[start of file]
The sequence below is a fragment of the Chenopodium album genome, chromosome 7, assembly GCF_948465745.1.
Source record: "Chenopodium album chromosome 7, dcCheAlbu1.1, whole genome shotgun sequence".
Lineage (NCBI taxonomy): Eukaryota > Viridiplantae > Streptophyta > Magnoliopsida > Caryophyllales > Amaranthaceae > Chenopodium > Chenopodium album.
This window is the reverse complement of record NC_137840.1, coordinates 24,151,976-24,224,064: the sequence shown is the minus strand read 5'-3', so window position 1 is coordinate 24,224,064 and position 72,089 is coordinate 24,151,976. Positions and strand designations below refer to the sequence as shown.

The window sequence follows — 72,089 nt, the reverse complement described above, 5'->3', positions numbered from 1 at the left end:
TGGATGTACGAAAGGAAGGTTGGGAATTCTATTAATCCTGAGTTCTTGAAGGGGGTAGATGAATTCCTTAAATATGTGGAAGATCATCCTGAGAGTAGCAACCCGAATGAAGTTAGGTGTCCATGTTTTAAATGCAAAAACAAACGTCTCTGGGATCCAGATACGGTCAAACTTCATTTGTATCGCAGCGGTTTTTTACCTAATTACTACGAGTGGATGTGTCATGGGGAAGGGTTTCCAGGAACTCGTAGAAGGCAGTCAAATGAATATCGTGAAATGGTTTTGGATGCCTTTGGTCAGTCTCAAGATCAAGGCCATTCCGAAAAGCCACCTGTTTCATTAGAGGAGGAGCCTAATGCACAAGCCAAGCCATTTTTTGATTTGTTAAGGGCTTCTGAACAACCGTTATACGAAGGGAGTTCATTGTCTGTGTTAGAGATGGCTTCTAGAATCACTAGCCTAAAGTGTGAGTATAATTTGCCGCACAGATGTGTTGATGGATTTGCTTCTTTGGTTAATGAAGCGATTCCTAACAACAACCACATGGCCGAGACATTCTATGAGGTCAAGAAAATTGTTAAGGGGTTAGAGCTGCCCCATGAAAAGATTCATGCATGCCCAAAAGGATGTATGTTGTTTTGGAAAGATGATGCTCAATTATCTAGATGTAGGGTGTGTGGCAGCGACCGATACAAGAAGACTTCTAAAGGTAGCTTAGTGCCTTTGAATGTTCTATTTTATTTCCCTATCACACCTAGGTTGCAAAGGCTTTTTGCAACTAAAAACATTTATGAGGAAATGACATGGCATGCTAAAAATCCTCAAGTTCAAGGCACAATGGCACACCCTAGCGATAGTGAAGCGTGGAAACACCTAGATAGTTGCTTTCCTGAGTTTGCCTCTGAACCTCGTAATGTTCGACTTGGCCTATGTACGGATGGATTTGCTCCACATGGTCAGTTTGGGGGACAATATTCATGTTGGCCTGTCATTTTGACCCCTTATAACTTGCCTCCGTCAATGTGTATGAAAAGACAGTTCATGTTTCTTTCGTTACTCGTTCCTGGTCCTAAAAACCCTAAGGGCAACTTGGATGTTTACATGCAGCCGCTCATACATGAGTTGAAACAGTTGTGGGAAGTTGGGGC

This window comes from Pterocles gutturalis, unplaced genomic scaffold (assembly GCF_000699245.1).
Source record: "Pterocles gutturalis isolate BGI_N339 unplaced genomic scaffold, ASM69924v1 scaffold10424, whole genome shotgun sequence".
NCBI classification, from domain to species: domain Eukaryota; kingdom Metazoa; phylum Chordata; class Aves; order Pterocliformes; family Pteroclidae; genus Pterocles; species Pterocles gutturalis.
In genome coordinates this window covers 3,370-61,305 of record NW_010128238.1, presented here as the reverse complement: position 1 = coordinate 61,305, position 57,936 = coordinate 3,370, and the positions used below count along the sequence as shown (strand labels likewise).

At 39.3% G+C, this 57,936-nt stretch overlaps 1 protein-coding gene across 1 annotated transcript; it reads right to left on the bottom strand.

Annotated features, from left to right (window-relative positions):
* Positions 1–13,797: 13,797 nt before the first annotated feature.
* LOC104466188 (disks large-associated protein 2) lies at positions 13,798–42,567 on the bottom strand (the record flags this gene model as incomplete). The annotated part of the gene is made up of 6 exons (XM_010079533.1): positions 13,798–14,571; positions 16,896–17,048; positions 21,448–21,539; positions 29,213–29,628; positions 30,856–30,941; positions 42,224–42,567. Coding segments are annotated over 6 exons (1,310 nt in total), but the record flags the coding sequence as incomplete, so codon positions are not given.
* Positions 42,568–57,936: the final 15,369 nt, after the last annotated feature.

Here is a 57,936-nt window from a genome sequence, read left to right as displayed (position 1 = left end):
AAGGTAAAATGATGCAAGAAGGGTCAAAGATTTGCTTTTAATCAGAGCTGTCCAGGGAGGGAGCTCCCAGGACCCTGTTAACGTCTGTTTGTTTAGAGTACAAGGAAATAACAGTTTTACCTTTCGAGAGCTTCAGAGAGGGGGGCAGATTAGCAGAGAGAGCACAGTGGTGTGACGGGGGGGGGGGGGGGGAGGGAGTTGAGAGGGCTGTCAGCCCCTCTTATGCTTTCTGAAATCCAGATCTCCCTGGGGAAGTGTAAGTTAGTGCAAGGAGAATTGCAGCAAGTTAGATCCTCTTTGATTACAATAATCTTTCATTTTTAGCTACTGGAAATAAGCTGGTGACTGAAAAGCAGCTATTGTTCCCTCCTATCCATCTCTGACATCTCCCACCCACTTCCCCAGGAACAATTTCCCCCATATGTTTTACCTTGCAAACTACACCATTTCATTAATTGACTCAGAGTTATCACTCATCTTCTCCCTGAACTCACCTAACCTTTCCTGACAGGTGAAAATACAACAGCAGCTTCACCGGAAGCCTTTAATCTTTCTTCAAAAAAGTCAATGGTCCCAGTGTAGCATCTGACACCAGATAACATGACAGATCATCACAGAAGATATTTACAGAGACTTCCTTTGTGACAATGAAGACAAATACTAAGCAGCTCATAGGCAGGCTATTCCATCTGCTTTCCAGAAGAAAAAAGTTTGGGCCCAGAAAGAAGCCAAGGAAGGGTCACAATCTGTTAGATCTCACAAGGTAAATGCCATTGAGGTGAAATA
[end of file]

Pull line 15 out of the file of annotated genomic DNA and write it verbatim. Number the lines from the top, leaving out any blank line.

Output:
* Positions 42,568–57,936: the final 15,369 nt, after the last annotated feature.